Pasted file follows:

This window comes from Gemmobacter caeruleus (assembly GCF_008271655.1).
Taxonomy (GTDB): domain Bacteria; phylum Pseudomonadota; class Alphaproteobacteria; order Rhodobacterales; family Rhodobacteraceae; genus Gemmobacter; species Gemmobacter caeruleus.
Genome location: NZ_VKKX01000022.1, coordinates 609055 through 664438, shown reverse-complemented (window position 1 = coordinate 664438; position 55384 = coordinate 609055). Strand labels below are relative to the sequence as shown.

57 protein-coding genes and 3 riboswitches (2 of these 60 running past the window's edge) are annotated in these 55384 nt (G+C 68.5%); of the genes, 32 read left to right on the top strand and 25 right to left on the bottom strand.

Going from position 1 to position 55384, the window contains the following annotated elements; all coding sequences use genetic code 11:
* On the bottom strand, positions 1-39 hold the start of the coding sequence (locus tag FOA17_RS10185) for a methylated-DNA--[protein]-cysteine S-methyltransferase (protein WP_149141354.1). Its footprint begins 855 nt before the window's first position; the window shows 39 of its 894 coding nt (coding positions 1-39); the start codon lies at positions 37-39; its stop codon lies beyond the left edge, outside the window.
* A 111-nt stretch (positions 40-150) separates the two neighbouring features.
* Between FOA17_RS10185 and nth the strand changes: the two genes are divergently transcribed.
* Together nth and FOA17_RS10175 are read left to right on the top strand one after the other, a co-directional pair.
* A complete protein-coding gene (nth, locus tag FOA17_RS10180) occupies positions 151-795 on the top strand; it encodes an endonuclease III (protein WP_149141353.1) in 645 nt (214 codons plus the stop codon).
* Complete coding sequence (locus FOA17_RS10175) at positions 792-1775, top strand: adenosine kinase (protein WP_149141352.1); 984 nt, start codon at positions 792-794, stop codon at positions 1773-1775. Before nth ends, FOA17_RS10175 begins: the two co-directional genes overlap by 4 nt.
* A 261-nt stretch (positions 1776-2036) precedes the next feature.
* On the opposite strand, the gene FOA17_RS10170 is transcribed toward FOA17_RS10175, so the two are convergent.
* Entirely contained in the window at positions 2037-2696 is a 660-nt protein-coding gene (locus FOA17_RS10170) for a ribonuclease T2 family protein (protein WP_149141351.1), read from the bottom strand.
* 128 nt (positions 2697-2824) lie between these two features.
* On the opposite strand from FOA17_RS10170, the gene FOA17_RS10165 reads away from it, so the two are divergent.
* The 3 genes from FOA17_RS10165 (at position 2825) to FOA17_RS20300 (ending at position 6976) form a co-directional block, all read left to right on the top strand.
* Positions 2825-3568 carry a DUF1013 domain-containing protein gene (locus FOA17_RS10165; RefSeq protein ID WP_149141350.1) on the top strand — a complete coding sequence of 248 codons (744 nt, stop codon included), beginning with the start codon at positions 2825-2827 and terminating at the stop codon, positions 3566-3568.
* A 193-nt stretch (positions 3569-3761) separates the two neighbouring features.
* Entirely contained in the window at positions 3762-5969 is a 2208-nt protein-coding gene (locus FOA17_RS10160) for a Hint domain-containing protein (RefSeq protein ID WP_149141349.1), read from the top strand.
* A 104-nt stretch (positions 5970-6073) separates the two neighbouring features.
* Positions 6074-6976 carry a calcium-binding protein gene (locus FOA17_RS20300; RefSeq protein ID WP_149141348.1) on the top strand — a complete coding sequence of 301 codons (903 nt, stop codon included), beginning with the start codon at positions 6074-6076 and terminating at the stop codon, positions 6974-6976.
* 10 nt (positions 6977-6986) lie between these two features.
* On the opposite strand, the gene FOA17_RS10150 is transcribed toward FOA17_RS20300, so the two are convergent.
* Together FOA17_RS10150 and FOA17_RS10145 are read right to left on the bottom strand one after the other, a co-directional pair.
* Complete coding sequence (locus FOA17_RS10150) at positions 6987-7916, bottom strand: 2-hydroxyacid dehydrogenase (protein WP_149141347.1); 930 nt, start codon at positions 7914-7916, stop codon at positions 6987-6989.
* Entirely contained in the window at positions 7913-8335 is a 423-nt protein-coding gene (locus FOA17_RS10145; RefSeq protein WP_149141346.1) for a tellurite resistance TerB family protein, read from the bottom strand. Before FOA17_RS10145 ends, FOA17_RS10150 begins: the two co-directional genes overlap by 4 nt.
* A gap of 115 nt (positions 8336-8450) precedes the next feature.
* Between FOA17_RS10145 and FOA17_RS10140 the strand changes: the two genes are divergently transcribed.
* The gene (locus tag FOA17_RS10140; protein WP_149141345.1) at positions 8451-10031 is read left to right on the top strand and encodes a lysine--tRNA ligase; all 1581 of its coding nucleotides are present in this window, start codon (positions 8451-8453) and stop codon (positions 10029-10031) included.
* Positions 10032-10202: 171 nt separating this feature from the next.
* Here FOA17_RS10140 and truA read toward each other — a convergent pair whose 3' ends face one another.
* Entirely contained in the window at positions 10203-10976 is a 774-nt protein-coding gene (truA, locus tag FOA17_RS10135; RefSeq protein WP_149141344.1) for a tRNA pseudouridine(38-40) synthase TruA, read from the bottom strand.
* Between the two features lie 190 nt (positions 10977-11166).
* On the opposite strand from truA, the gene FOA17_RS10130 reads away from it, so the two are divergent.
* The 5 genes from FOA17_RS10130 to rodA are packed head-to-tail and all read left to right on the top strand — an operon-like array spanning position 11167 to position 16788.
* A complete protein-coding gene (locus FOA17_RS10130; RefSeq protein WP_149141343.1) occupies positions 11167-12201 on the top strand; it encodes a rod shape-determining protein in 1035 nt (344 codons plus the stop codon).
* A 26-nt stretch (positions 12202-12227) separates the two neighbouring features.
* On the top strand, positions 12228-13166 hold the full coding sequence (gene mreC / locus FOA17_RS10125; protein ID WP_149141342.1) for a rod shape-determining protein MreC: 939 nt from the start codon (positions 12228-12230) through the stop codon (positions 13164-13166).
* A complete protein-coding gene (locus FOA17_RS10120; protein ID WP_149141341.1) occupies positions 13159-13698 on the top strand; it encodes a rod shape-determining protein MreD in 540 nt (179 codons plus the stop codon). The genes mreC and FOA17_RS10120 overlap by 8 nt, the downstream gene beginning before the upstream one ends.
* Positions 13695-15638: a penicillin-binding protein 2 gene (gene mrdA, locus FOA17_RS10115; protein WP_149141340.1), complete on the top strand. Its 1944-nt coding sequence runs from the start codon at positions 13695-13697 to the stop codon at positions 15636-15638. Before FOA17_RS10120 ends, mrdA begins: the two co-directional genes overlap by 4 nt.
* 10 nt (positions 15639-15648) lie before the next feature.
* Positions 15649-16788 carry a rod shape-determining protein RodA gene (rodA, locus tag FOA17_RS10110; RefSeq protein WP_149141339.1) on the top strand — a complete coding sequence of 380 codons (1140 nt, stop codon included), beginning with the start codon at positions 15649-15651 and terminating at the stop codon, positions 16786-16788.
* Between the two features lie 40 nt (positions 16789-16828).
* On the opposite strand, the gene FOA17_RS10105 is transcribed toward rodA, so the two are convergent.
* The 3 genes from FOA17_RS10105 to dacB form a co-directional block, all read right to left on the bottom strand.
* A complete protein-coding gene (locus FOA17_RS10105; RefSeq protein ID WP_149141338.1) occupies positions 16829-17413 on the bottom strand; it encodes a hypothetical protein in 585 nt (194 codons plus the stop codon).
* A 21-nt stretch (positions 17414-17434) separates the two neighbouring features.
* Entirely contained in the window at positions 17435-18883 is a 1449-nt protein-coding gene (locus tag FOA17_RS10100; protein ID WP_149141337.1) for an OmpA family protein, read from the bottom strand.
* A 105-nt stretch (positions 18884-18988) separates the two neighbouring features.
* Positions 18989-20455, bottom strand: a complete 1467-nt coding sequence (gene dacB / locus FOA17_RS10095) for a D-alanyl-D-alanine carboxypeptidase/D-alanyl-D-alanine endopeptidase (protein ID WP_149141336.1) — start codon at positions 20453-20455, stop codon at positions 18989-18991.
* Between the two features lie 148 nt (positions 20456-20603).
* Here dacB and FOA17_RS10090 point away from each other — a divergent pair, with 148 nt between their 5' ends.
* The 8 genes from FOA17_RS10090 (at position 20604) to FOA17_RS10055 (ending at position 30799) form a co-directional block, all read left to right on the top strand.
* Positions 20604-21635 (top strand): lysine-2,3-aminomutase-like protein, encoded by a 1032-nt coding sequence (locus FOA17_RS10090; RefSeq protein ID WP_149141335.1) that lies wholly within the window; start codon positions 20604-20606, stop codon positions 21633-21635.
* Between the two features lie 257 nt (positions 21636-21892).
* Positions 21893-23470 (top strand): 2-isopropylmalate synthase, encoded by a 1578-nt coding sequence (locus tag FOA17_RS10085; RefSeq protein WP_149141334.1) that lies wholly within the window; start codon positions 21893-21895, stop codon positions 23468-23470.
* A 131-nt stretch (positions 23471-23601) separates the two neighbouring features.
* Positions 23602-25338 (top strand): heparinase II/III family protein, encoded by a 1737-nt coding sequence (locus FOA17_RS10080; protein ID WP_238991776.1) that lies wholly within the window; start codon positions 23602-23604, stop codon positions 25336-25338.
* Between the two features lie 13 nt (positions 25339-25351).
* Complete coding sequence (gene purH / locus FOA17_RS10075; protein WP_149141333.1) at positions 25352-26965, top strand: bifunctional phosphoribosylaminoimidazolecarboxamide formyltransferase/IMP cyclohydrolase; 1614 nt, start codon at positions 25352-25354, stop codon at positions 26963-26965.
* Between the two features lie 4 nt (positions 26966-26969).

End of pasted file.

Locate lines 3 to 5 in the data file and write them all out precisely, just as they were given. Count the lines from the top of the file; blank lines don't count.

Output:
Genome location: NZ_VKKX01000022.1, coordinates 609055 through 664438, shown reverse-complemented (window position 1 = coordinate 664438; position 55384 = coordinate 609055). Strand labels below are relative to the sequence as shown.

57 protein-coding genes and 3 riboswitches (2 of these 60 running past the window's edge) are annotated in these 55384 nt (G+C 68.5%); of the genes, 32 read left to right on the top strand and 25 right to left on the bottom strand.

Going from position 1 to position 55384, the window contains the following annotated elements; all coding sequences use genetic code 11: